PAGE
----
Frequencies of spontaneous and radiation-induced chromosome aberrations were documented in lymphocytes from patients with basal cell nevus syndrome (BCNS) and from those with epidermodysplasia verruciformis (EV). Cells were irradiated with single or double doses of γ-rays or UV light. For the double dose irradiation protocol, the two doses were separated from each other by 60 min. After irradiation of cells with 4 or 2 + 2 J/m2 UV light, lymphocytes from seven BCNS patients had a similar number of aberrant cells compared with normal controls, while cells from three EV patients showed a significantly increased number of cells containing aberrations, particularly chromatid-type aberrations, compared to controls (p < 0.03, Student's t-test). Similar results were observed whether the cells were irradiated with single or double doses of UV light. In addition, lymphocytes from EV patients had significantly lower mitotic indices than controls whether the cultures were irradiated with UV light or unirradiated (p < 0.05; Student's t-test). After irradiation with 100, 100 + 100 or 50 + 50 cGy γ-rays, the mean chromosome aberration frequencies from nine BCNS patients and two EV patients were not significantly different from the controls. The spontaneous chromosome aberration frequencies were similar for the patients and the controls. Our data indicate that BCNS and EV lymphocytes irradiated with γ-rays have a normal DNA repair response. However, cells from EV patients have an abnormal repair response to UV light induced DNA damage. This abnormality is probably caused by deficiency in DNA repair and it is consistent with the patients' sensitivity to UV light induced cutaneous squamous cell carcinomas.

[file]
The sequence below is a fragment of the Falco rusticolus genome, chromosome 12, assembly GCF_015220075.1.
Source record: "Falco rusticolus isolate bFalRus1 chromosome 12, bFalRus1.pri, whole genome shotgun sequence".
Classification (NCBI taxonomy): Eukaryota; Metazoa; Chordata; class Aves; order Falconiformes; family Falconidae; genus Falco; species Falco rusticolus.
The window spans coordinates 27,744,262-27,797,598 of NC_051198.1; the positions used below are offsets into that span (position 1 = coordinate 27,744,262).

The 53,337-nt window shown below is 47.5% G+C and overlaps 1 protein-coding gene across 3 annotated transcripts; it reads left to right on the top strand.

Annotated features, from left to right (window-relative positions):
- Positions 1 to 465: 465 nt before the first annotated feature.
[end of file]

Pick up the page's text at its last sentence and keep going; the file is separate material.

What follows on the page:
|Original language||English (US)|
|Number of pages||7|
|Journal||Mutation Research/Environmental Mutagenesis and Related Subjects|
|State||Published - Jan 1 1995|
- DNA repair
- Skin cancer
ASJC Scopus subject areas